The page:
Of course, cutting back harvest and restoring the forage base is never a viable option…

That sort of thinking is probably understandable when it comes from folks looking out for their wallets.

But when it comes from folks who are supposed to be looking out for our fisheries, it’s just not excusable.


and a little craziness at the end..possibly the craziest surf fishing video ever

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ASMFC Hearings….Time For Action

Editors note #1

Bill Muller and Ross Squire drafted the attached guide to walk people through the public comment process.The guide presents the options that will most enhance the long-term quality of striped bass fishing, conserve the population, and is the most practical to implement.most conservation friendly. I hope none of our readers will be the one that will piss and moan online about striped bass stocks and yet when its time for action they will find a reason not to go to the hearings. If you can attend, please do.



The Atlantic States Marine Fisheries Commission (ASMFC)

Addendum IV to Reduce Striped Bass Mortality

Under Amendment 6 of Striped Bass Management Plan


Purpose of this Guide: The addendum is a long document with occasional overlapping sections, it is sometimes confusing with regard to one and three-year approaches, and provides tables and graphs that are not always self-explanatory for the average angler, since the document has been prepared for commissioners, scientists, and managers.

The following is an attempt to distill 36 pages for quick consumption. It provides a guideline that anglers can use when writing letters or making comments at the upcoming hearing on Tuesday, September 16, 2014. The guide should assist in selecting addendum options and management scenario options that best benefit striped bass and the typical striped bass angler.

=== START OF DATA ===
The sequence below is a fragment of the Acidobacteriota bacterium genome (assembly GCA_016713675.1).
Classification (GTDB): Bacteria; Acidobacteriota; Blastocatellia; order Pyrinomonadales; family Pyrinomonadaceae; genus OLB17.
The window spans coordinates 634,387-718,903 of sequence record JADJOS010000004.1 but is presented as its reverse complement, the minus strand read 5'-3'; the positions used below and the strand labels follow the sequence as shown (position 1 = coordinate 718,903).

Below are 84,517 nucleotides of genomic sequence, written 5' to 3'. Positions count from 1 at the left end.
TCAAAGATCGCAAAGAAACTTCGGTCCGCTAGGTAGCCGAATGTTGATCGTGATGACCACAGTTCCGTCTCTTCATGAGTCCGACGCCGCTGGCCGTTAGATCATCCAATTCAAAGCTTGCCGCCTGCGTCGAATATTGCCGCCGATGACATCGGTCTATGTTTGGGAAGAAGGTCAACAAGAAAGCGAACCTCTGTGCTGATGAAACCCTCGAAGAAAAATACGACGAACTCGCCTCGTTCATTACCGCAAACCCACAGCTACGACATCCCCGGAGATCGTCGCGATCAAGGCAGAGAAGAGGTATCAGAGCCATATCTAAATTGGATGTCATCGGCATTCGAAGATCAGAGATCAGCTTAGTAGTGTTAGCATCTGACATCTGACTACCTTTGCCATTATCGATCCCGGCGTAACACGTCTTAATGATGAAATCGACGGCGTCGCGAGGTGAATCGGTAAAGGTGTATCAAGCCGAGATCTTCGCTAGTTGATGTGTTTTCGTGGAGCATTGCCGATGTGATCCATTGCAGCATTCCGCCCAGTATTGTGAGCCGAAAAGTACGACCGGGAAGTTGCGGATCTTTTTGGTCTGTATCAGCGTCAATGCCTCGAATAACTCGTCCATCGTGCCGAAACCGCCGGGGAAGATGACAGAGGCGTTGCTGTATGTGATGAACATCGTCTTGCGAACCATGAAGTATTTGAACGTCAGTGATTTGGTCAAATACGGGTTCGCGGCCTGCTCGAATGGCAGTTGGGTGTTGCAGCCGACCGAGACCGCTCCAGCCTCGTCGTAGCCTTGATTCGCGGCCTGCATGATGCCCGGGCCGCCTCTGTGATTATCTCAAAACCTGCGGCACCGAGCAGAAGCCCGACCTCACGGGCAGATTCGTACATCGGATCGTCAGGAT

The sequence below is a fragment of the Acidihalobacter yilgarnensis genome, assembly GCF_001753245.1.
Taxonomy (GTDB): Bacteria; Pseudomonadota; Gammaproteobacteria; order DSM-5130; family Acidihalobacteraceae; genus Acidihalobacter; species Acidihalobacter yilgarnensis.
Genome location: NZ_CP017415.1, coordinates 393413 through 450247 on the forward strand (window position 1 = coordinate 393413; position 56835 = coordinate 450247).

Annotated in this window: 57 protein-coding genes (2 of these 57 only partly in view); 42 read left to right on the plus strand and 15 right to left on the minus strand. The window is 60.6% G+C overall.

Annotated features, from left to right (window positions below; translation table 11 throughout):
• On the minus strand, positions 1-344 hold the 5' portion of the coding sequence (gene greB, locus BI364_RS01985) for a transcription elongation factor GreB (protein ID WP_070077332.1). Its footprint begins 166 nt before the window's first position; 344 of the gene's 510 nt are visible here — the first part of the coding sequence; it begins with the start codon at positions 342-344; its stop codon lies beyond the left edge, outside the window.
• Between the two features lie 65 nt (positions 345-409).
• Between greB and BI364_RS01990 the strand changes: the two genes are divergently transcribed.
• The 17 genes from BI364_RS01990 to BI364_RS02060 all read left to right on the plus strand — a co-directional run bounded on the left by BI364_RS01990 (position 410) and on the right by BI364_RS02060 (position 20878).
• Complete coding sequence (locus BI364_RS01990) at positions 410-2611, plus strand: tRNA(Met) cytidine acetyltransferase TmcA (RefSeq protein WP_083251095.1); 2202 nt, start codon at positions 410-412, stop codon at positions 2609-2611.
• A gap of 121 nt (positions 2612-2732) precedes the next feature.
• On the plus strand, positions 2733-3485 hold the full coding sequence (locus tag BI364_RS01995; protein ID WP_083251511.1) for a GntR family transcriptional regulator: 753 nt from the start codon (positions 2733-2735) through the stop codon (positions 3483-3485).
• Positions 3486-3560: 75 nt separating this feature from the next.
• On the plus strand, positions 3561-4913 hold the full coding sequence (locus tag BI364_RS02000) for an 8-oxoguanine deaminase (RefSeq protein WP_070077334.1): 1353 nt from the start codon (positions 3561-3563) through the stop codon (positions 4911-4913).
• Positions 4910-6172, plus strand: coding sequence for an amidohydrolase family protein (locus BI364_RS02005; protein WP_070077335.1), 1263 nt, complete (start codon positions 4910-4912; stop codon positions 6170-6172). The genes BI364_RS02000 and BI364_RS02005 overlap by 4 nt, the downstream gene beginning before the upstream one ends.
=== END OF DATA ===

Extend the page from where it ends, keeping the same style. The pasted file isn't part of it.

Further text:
Written Response Period: Anytime until 5:00 PM September 30, 2014. Respond via e-mail or in writing. Your letter should be short so that managers will read it, and reflect your addendum and management option preferences.


The Long Island Public Comment Hearing: If you plan to attend to support proper striped bass management and you desire to speak, please see an ASMFC representative and fill out a speaker’s card. Please keep your comments short (ASMFC typically provides only a few minutes to speak per person) and your comments should reflect your preferred options and management sub-options. You may hand in a written version of your comments, too.

Date: Tuesday, September 16, 2014

Time: 7:00-9:00 pm

Location: Stony Brook University Wang Center – Room 201

A schedule of other Public Comment hearings 


September 2, 2014
10:00 am – 12:00 pm
Nantucket Community Room
4 Fairgrounds Road
Nantucket, Massachusetts


September 2, 2014
6:00 pm – 8:00 pm
Massachusetts Maritime Academy
Admiral’s Hall
101 Academy Drive
Buzzards Bay, Massachusetts


September 3, 2014
6:00 pm – 8:00 pm
Annisquam River Station
30 Emerson Avenue
Gloucester, Massachusetts

New Jersey

September 4, 2014
7:00 pm – 9:00 pm
Galloway Twp. Branch of the Atlantic Co. Library
306 East Jimmie Leeds Road
Galloway, New Jersey


September 4, 2014
6:00 pm – 8:00 pm
Viking Club
410 Quincy Avenue (Route 53)
Braintree, Massachusetts

September 4, 2014
6:00 pm – 9:00 pm
Orion Performing Arts Center, MSAD#75
Mt. Ararat Middle School
66 Republic Avenue
Topsham, Maine

New Jersey

September 9, 2014
7:00 pm – 9:00 pm
Ridgefield Park Elks Lodge #1506